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An independent Scotland could afford pensions full stop - after all, it is our taxes and national insurance contributions that fund them now.
In some cases, managers and employees have secured pensions beyond their original base salary. It is wrong, the people doing it know it's wrong, and we have to put an end to it.
Remember our proud history of social justice, universal health care, public pensions and making sure no one is left behind. Let's continue to move forward.
If you look at things that really affect people's lives - sport, the arts, charities - they were always at the back of the queue for government money - health, social security, defence, pensions were all way ahead. And each of those areas - sports, the arts, the lottery - got relatively petty cash from the government.
The backwoodsmen are muttering about making Britain's draconian union laws - already among the toughest in Europe - harsher still. And parts of the media will continue to attack public service pensions, as if school meals staff, refuse collectors and healthcare workers have no right to a decent retirement.
We should address the issues for nonprofits and pensions and why they need to invest in these offshore funds.
Aside from the poor example it sets, the federal government enables reckless spending on public-employee pensions by offering hope of assistance from Washington if things get bad enough.
I think I'd work on making sure that Canadians have opportunities to find good jobs, to grow, to gain stability in terms of pensions. The reality is that Canadians don't feel that our economy is working for us.
Public employee unions, in their defense, say politicians have unfairly made them into simplistic bogeymen, responsible for problems that have myriad causes. Not all government workers receive generous pensions, they note.
Where public pensions are concerned, many jurisdictions are running out of road.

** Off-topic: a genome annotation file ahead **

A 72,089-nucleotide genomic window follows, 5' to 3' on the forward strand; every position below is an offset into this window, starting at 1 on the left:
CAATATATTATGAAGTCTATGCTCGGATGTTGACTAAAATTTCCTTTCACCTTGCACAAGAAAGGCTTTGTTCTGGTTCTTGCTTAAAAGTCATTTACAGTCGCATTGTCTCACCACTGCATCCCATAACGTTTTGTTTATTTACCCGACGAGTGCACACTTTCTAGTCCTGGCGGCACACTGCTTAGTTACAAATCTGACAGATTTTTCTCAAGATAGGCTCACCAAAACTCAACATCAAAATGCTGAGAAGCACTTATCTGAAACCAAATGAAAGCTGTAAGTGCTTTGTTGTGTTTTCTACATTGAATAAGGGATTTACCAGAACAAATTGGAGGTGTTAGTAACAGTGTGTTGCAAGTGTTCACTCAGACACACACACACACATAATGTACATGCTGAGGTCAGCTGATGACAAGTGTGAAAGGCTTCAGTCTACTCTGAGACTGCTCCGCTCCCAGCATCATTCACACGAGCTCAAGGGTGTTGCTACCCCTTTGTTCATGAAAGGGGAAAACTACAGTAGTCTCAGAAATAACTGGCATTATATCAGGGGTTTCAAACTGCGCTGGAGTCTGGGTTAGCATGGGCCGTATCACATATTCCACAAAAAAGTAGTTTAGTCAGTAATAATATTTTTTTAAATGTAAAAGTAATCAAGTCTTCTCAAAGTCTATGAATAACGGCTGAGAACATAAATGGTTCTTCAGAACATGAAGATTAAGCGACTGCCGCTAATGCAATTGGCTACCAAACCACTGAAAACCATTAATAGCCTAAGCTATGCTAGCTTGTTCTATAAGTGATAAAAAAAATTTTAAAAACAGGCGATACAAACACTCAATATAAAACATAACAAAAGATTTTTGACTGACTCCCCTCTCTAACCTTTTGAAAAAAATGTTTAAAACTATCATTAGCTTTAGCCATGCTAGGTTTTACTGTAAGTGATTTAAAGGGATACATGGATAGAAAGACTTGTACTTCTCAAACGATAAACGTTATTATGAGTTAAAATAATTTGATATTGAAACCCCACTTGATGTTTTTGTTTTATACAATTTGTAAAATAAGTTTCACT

I respect the state workers and I respect their unions, but we simply can't afford to pay benefits and pensions that are out of line with economic reality.
Ohioans, I think, in large numbers, have felt that the government has not been on their side in all of these issues: on pensions, on the cost of prescription drugs, on the health-care system generally, on jobs, on trade agreements.
I do believe in pensions.
Richard C. Armitage
They said it was impossible to touch the third rail of politics, to take on public-sector unions and to reform a pension and health benefits system that was headed to bankruptcy. But with bipartisan leadership, we saved taxpayers $132 billion dollars over 30 years and saved retirees their pensions. We did it.
Government pensions, built into law and mostly protected from stock market vagaries, are the envy of the private sector.
We can't be paying pensions to the next generation of federal workers when hardly anyone in the private sector gets them.
Democrats have always historically referred to our families as working families, and I have sort of changed that moniker. I think what we have is a nation of worried families - families that are concerned about job security, families who thought their pensions were secure and now have questions.
We focus sometimes too much on the minimum wage, and we should be talking about living wages and middle class wages and pensions and benefits and the kind of thing that people in the industrial Midwest talk about all the time.
Democrats must adopt a progressive economic message that focuses on large, direct infrastructure investments, affordable health care, portable pensions, and public-private investments that promote advanced manufacturing.
A lot of my friends were retiring from the newspaper business, and the newspaper pensions are not enormous.
It wasn't until after college that I started writing. I had just applied randomly for jobs in the media and got one on a magazine called 'Pensions World.' So I was writing for a living there and that's when I started my first book.
To see poor people, their benefits being cut, to see pensions of Americans who have worked like my father, all their lives, and taken away, to see the rich just accumulating more and more wealth. I mean, it seems to me that there has to be a point where you have to say, 'No, this has to stop.'
There are tons of examples of U.K. and European mistakes. A classic one is pensions. That's obviously not an America-specific thing. The British and European economies are suffering under the weight of what is to come. The next great Ponzi scheme after Madoff is probably pensions.
Throughout the universe of public and private funds, managers are measured quarterly against one index or another, defined by statistics, and corralled into this category or that category so that fund of funds, pensions, and other institutions can make comforting - if not necessarily prudent - asset allocation decisions.
I spent a lot of time writing about tax and pensions and mortgages.
They're making a song and dance because that serves their immediate interests. But what will happen tomorrow? They will have to pay salaries and pensions.
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